Part 1: Regional transportation—Brampton trundles toward all-day, two-way GO service

·8 min read

Few things in Brampton move forward quickly. Hard working residents appreciate when they go in the right direction at all.

Years of ambitious expansion to the City’s bus service hit a snag last year and progress appears to have stalled. At the beginning of 2020, before the COVID-19 pandemic hit, Brampton’s budget postponed the recruitment of 81 new drivers, most of whom had been pencilled in to increase its bus service.

A crucial transit storage and maintenance facility, which was supposed to have been built years ago, was postponed before the pandemic thanks to Mayor Patrick Brown’s refusal to expand the City budget.

The moves were part of a series of decisions forced by Brown to freeze property taxes. The populist policy, repeated since his election in 2018, has made it increasingly hard for Brampton to reliably plan for and fund its future, and has been misleading as utility rates and costs for services have increased. The necessary cuts to meet Brown’s demands have resulted in the stalling of transit-service expansion, which was then knocked completely sideways by COVID-19.

In 2015, Brampton City Council voted to reject a flagship downtown light rail transit system that had been planned and funded by the government of Ontario because a majority of council members questioned the unapproved alignment along Main Street, which likely would have needed massive investments to mitigate flood risks caused by Etobicoke Creek, while ridership and growth projections were minimal because of the lack of residential and commercial potential around the floodplain. Other north-south options for the LRT connecting to downtown were explored, but those options were cancelled as soon as the current council took office.

The City has been caught in an endless cycle of infighting ever since, as opposing interests thrash out how to deliver a Main Street route that is now entirely unfunded and largely unplanned, with no flood mitigation in place. There is still no completed environmental assessment for a possible Main Street LRT route, and Brown has pushed a tunnel solution, despite a cost estimate that is four-times higher than a surface alignment and no geological/engineering work to find out if an underground option is even viable.

Even if council decides on a Main Street configuration, once current studies are completed, it will have to fund flood mitigation and enormous costs to pay for the City’s responsibilities around the LRT, such as surface upgrades, changes to utilities, re-routing of traffic and possibly some of the ongoing operating costs. Brown has proven incompetent around financial management, pushing irresponsible tax freezes while simultaneously claiming major expansions to infrastructure that never come with any local funding or action to bring about meaningful change.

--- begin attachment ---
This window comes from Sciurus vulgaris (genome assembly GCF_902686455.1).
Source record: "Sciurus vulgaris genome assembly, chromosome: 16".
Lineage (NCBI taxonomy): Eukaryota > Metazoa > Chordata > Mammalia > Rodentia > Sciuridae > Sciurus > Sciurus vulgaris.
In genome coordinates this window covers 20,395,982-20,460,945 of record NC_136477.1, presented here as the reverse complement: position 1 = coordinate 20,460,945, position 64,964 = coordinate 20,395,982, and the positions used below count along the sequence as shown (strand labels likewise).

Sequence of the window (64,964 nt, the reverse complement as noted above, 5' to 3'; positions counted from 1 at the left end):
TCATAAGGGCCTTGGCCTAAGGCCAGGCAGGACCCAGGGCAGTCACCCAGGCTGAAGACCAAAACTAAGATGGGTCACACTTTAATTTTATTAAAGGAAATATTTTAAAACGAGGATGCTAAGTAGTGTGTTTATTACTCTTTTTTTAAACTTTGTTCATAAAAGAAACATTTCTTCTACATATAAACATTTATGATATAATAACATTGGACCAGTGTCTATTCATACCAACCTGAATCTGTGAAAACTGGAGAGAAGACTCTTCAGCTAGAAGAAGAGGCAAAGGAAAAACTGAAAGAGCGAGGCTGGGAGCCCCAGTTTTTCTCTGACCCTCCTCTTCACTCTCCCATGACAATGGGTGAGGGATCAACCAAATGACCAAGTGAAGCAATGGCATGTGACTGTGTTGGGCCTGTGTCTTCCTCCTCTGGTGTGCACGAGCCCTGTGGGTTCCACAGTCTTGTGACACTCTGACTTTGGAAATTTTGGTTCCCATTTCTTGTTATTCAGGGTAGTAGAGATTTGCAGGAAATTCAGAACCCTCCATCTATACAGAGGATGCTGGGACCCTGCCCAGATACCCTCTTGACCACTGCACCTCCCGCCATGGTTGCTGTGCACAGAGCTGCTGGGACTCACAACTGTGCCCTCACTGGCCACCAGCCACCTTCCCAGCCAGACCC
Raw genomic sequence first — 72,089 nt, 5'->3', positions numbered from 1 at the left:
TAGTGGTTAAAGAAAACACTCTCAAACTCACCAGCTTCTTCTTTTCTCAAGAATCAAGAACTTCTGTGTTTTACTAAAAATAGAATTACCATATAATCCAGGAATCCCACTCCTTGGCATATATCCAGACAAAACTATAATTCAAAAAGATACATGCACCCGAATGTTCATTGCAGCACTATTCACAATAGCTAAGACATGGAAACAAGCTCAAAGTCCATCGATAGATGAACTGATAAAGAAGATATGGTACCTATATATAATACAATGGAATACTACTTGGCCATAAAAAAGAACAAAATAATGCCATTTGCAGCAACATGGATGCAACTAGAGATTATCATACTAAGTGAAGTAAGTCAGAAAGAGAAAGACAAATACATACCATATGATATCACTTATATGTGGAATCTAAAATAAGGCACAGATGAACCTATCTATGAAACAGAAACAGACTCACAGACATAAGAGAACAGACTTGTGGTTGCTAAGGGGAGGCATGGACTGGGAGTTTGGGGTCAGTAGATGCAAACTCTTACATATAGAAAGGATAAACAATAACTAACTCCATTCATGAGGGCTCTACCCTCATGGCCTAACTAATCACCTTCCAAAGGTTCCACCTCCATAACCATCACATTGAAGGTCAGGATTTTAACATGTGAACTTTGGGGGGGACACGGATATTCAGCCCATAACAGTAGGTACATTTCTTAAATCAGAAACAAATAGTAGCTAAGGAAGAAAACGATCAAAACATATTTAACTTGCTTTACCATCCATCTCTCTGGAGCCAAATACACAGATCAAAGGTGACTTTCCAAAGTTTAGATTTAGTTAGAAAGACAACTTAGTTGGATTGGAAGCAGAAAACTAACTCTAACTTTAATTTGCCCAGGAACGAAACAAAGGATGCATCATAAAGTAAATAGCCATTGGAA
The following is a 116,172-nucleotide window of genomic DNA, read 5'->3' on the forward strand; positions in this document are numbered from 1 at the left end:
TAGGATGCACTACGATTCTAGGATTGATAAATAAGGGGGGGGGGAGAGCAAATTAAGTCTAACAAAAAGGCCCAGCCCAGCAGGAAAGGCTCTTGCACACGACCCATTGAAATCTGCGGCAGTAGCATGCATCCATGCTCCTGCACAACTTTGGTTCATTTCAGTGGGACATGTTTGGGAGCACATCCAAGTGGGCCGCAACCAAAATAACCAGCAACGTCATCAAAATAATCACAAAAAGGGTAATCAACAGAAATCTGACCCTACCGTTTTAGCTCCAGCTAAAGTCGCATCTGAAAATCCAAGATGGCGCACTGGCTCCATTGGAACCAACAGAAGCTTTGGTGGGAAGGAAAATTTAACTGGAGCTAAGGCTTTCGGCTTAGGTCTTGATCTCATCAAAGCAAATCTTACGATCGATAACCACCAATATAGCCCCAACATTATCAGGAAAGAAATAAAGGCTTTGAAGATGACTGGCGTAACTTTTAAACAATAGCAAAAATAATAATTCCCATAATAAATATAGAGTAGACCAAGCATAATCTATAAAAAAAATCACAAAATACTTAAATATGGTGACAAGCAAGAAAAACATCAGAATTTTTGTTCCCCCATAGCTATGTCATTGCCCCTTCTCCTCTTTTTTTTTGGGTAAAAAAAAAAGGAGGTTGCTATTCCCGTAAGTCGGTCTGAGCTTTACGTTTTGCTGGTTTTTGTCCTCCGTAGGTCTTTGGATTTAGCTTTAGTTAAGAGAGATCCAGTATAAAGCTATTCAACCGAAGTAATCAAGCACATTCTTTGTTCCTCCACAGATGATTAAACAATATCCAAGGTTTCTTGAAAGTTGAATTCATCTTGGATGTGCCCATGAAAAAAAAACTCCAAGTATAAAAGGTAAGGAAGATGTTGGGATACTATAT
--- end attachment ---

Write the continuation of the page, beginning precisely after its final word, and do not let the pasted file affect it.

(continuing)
Meanwhile, City Hall remains under a dark cloud with allegations of corruption hanging over Brown’s mayoralty.

The City Hall backslide has not stopped plans for Kitchener GO-line expansion in Brampton, which would provide some hope for local commuters who have given up on local elected officials. It’s a provincial project that is moving slowly and methodically in the right direction.

In September, several key Metrolinx officials presented a plan to Brampton City Council, outlining how the provincial transit body will achieve train service to Toronto every 15 minutes. Metrolinx is gradually increasing its service to offer more and more journeys for Brampton residents. It’s a project that has been on the agenda for years.

“The way we’re rolling this program out, we will be doing incremental construction across the corridor,” Meaghan Mendonca, GO’s rail extensions program sponsor, told Brampton councillors. “Metrolinx is working to bring more service to Brampton and you’ll see that it’s not a flip-the-switch, it’s an incremental rollout. Brampton will benefit from additional service expansion before 2025.”

The Kitchener GO line serves several key areas in Brampton. Its route runs through Bramalea, the historic downtown core and Mount Pleasant, serving the three stations with varying reliability.

The line itself has evolved over the years. Kitchener was added as its terminus station in 2011 and, just last month, London became the furthest customers could travel on the line. Through this period, service has increased at GO stations in Brampton but has always lagged well below the 15-minute peak service in both directions that would allow the route to boast genuine, all-day, two-way service.